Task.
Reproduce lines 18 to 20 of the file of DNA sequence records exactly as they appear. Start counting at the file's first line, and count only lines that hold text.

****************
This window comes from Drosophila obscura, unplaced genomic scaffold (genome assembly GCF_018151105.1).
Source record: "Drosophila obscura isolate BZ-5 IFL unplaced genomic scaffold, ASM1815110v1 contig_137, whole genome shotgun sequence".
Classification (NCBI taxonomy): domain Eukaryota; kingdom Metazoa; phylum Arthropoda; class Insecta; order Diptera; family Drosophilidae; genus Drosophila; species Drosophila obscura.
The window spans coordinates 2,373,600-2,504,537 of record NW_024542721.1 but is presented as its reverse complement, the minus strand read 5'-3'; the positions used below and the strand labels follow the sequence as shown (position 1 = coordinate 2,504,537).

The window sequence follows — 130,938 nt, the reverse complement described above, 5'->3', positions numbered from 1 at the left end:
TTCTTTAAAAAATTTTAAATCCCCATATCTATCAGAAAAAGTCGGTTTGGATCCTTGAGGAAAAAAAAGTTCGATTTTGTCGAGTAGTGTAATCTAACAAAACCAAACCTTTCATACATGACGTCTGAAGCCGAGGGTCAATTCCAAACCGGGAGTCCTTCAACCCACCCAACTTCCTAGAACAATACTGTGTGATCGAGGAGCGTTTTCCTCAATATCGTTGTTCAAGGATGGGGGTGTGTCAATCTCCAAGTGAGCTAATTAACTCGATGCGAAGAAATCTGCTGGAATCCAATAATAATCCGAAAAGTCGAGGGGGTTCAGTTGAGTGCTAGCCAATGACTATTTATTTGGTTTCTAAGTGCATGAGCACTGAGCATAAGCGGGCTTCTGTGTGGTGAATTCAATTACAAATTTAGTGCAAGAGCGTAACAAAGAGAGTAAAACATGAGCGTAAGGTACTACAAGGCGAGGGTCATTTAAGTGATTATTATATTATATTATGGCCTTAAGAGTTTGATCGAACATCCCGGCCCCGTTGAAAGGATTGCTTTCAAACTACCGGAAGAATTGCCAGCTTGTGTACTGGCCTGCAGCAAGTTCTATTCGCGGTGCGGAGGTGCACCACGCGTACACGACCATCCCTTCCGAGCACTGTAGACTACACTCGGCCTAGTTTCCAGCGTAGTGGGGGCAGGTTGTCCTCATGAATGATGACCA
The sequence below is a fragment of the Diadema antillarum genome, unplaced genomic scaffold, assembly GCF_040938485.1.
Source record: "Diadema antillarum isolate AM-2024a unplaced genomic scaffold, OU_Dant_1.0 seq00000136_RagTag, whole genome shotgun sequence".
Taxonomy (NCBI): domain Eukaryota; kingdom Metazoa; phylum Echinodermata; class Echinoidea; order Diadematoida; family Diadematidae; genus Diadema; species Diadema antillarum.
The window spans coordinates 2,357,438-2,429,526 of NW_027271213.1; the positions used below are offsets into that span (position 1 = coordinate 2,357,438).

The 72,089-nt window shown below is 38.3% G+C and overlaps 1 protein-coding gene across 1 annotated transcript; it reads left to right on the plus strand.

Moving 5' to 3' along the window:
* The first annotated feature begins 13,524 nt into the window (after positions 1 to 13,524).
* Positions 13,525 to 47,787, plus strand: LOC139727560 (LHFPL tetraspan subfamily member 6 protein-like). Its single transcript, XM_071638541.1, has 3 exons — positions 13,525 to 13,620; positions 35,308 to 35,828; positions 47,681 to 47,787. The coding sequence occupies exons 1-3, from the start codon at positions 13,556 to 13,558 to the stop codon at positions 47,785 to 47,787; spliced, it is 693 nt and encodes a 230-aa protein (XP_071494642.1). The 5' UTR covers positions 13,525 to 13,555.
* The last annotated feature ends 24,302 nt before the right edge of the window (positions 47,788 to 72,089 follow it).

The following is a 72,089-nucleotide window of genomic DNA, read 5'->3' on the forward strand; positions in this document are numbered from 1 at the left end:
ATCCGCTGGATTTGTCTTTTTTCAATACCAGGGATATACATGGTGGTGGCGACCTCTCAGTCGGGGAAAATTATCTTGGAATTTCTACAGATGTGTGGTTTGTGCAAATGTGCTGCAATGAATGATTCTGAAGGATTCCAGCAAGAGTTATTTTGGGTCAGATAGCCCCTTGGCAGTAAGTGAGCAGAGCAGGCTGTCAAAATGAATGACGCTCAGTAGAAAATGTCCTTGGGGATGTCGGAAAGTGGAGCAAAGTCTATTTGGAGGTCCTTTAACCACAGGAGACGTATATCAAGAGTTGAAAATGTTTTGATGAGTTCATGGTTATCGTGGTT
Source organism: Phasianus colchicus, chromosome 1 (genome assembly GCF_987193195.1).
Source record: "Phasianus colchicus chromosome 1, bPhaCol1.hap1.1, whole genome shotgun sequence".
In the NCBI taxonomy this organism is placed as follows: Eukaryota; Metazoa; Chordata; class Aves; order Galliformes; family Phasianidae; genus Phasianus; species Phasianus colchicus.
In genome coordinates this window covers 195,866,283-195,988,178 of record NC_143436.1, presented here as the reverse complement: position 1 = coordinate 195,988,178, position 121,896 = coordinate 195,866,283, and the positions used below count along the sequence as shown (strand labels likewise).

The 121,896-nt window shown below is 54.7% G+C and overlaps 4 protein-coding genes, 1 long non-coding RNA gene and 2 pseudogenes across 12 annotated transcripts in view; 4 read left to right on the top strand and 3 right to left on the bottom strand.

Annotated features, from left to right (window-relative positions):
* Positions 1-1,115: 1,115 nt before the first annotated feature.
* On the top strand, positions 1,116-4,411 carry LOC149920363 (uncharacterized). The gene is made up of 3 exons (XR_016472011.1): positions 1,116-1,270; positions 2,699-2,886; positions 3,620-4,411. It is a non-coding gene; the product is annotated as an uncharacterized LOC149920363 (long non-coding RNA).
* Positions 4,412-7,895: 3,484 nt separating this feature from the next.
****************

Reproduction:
Source organism: Phasianus colchicus, chromosome 1 (genome assembly GCF_987193195.1).
Source record: "Phasianus colchicus chromosome 1, bPhaCol1.hap1.1, whole genome shotgun sequence".
In the NCBI taxonomy this organism is placed as follows: Eukaryota; Metazoa; Chordata; class Aves; order Galliformes; family Phasianidae; genus Phasianus; species Phasianus colchicus.